Updated July 31, 2020 - 3:59 pm
Nevada recorded 1,264 new cases of COVID-19 and 29 additional fatalities — the highest one-day jump in deaths announced by the state since the outbreak began — over the preceding day, according to data posted Friday.
The state Department of Health and Human Services posted the latest figures on its nvhealthresponse.nv.gov website, pushing the case total for the state to 48,088 and the death toll to 830.
New cases of the disease caused by the new coronavirus were well above the daily average of slightly more than 986 over the preceding week. Fatalities also were well above the daily average of nearly 12 for the period. The death total was one higher than the 28 deaths announced by the agency on July 21 and 22.
The agency also reported a net increase of 14 hospitalizations of confirmed and suspected COVID-19 cases to a total of 1,159. That is just one below the highest total of 1,160 recorded in the state’s hospitalization database for July 23.
The state infection or positivity rate, considered a better barometer of the trend of the outbreak, rose for the 23rd straight day to reach 10.25 percent.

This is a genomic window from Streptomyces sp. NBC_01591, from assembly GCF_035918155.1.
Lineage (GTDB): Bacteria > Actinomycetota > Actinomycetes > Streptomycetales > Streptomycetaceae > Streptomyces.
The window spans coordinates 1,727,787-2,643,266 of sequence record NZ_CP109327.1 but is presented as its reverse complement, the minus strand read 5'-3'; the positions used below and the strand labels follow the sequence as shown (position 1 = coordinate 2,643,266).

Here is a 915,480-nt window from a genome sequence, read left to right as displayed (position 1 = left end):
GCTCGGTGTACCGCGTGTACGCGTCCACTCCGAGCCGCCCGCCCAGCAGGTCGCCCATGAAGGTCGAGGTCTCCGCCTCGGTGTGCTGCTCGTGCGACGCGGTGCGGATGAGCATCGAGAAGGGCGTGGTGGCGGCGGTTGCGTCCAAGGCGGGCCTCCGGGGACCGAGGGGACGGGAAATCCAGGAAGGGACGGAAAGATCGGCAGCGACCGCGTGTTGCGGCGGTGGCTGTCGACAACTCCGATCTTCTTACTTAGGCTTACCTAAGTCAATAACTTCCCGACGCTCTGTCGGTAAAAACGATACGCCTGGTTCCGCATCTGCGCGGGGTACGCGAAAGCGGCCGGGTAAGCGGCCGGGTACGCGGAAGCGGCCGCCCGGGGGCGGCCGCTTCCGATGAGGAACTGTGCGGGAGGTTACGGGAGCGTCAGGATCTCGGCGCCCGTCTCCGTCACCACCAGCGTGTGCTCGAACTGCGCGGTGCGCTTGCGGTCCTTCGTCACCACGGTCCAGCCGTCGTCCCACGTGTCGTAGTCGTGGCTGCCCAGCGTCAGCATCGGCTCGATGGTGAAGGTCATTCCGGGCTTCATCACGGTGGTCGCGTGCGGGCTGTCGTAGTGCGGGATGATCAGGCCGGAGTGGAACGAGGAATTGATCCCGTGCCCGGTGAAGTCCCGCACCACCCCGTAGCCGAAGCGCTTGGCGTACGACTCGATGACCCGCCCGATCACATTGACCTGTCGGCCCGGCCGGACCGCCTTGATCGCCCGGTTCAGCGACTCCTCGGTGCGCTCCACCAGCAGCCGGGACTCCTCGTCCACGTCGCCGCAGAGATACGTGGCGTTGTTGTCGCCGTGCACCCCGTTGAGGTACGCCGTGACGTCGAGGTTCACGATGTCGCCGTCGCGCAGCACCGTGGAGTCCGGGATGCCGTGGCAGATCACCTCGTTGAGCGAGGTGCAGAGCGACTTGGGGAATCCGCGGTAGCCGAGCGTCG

The rate, confirmed cases divided by the number of people tested, declined steadily over several months before bottoming out at 5.20 percent on June 16, but has risen every day but one since then. The rising rate is seen as an indicator that the virus is spreading more rapidly.
The Southern Nevada Health District, meanwhile, reported that Clark County saw an increase of 1,052 COVID-19 cases and 23 additional deaths over the preceding day.
New figures posted on the health district’s coronavirus website pushed the case total for the county to 41,245 and the death toll to 686. The district estimates that 32,079 of the patients who contracted the disease have recovered.
New cases were well above the daily average of nearly 855 announced over the preceding week. Fatalities also were well above the daily average of nearly 12 over the period.
Both the health district and the state redistribute cases and deaths after they are announced to better reflect the trajectory of the outbreak, so the figures announced daily generally don’t match the revised data breakdowns they publish.
This is a developing story. Check back for updates.